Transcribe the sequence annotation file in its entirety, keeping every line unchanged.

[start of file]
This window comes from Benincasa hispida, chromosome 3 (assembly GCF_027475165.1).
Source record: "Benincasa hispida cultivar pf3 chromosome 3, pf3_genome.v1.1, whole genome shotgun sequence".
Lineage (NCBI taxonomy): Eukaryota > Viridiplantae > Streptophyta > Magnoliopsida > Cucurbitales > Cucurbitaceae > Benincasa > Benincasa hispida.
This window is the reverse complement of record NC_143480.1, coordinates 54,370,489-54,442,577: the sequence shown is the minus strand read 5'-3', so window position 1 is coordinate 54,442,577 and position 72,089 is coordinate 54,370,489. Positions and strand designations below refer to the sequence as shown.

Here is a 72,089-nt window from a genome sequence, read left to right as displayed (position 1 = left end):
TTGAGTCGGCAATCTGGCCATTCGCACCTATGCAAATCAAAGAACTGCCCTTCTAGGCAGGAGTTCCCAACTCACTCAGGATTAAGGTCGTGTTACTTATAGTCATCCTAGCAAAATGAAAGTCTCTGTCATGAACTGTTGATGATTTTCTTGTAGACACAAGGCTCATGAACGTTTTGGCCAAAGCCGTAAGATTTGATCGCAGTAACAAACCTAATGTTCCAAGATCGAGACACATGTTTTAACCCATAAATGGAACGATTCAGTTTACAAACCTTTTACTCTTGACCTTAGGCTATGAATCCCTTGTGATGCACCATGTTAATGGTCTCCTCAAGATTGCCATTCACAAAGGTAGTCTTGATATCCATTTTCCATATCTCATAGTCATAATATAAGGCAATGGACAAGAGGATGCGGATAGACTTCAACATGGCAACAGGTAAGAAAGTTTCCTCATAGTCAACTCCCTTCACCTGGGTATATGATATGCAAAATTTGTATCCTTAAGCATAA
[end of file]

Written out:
This window comes from Benincasa hispida, chromosome 3 (assembly GCF_027475165.1).
Source record: "Benincasa hispida cultivar pf3 chromosome 3, pf3_genome.v1.1, whole genome shotgun sequence".
Lineage (NCBI taxonomy): Eukaryota > Viridiplantae > Streptophyta > Magnoliopsida > Cucurbitales > Cucurbitaceae > Benincasa > Benincasa hispida.
This window is the reverse complement of record NC_143480.1, coordinates 54,370,489-54,442,577: the sequence shown is the minus strand read 5'-3', so window position 1 is coordinate 54,442,577 and position 72,089 is coordinate 54,370,489. Positions and strand designations below refer to the sequence as shown.

Here is a 72,089-nt window from a genome sequence, read left to right as displayed (position 1 = left end):
TTGAGTCGGCAATCTGGCCATTCGCACCTATGCAAATCAAAGAACTGCCCTTCTAGGCAGGAGTTCCCAACTCACTCAGGATTAAGGTCGTGTTACTTATAGTCATCCTAGCAAAATGAAAGTCTCTGTCATGAACTGTTGATGATTTTCTTGTAGACACAAGGCTCATGAACGTTTTGGCCAAAGCCGTAAGATTTGATCGCAGTAACAAACCTAATGTTCCAAGATCGAGACACATGTTTTAACCCATAAATGGAACGATTCAGTTTACAAACCTTTTACTCTTGACCTTAGGCTATGAATCCCTTGTGATGCACCATGTTAATGGTCTCCTCAAGATTGCCATTCACAAAGGTAGTCTTGATATCCATTTTCCATATCTCATAGTCATAATATAAGGCAATGGACAAGAGGATGCGGATAGACTTCAACATGGCAACAGGTAAGAAAGTTTCCTCATAGTCAACTCCCTTCACCTGGGTATATGATATGCAAAATTTGTATCCTTAAGCATAA